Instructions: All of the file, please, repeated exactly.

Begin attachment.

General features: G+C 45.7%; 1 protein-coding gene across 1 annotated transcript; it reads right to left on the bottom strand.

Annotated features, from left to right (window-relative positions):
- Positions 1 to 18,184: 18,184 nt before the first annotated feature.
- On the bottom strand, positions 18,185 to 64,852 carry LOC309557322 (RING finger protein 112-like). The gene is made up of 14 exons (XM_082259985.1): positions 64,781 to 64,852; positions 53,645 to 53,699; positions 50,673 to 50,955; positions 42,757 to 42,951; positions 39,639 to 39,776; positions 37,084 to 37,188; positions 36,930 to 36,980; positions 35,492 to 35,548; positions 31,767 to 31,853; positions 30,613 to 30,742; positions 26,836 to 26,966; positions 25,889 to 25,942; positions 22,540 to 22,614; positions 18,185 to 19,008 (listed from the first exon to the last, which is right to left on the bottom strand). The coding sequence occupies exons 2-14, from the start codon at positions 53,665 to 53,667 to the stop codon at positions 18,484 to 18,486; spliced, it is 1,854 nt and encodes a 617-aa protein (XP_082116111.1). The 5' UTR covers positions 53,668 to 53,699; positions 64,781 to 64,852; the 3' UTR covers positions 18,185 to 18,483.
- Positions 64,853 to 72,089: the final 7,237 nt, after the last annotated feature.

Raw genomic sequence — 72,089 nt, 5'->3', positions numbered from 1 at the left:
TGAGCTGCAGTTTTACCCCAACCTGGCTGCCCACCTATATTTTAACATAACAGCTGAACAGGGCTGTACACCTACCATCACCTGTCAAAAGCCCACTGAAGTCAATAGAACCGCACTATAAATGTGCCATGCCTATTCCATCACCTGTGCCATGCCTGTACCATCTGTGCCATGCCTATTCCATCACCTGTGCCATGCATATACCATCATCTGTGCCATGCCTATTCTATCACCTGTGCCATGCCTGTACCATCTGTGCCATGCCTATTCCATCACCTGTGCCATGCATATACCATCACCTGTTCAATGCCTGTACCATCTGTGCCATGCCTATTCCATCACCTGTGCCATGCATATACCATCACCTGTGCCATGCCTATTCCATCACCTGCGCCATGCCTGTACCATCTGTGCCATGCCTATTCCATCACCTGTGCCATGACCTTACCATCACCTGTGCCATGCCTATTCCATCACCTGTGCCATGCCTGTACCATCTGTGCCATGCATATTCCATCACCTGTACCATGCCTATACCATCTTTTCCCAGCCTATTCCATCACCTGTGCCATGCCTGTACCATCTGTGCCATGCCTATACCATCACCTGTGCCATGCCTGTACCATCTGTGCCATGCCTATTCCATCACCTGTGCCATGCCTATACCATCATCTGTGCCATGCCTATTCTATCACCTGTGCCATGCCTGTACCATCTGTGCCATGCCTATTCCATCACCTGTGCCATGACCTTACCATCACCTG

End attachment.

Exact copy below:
General features: G+C 45.7%; 1 protein-coding gene across 1 annotated transcript; it reads right to left on the bottom strand.

Annotated features, from left to right (window-relative positions):
- Positions 1 to 18,184: 18,184 nt before the first annotated feature.
- On the bottom strand, positions 18,185 to 64,852 carry LOC309557322 (RING finger protein 112-like). The gene is made up of 14 exons (XM_082259985.1): positions 64,781 to 64,852; positions 53,645 to 53,699; positions 50,673 to 50,955; positions 42,757 to 42,951; positions 39,639 to 39,776; positions 37,084 to 37,188; positions 36,930 to 36,980; positions 35,492 to 35,548; positions 31,767 to 31,853; positions 30,613 to 30,742; positions 26,836 to 26,966; positions 25,889 to 25,942; positions 22,540 to 22,614; positions 18,185 to 19,008 (listed from the first exon to the last, which is right to left on the bottom strand). The coding sequence occupies exons 2-14, from the start codon at positions 53,665 to 53,667 to the stop codon at positions 18,484 to 18,486; spliced, it is 1,854 nt and encodes a 617-aa protein (XP_082116111.1). The 5' UTR covers positions 53,668 to 53,699; positions 64,781 to 64,852; the 3' UTR covers positions 18,185 to 18,483.
- Positions 64,853 to 72,089: the final 7,237 nt, after the last annotated feature.

Raw genomic sequence — 72,089 nt, 5'->3', positions numbered from 1 at the left:
TGAGCTGCAGTTTTACCCCAACCTGGCTGCCCACCTATATTTTAACATAACAGCTGAACAGGGCTGTACACCTACCATCACCTGTCAAAAGCCCACTGAAGTCAATAGAACCGCACTATAAATGTGCCATGCCTATTCCATCACCTGTGCCATGCCTGTACCATCTGTGCCATGCCTATTCCATCACCTGTGCCATGCATATACCATCATCTGTGCCATGCCTATTCTATCACCTGTGCCATGCCTGTACCATCTGTGCCATGCCTATTCCATCACCTGTGCCATGCATATACCATCACCTGTTCAATGCCTGTACCATCTGTGCCATGCCTATTCCATCACCTGTGCCATGCATATACCATCACCTGTGCCATGCCTATTCCATCACCTGCGCCATGCCTGTACCATCTGTGCCATGCCTATTCCATCACCTGTGCCATGACCTTACCATCACCTGTGCCATGCCTATTCCATCACCTGTGCCATGCCTGTACCATCTGTGCCATGCATATTCCATCACCTGTACCATGCCTATACCATCTTTTCCCAGCCTATTCCATCACCTGTGCCATGCCTGTACCATCTGTGCCATGCCTATACCATCACCTGTGCCATGCCTGTACCATCTGTGCCATGCCTATTCCATCACCTGTGCCATGCCTATACCATCATCTGTGCCATGCCTATTCTATCACCTGTGCCATGCCTGTACCATCTGTGCCATGCCTATTCCATCACCTGTGCCATGACCTTACCATCACCTG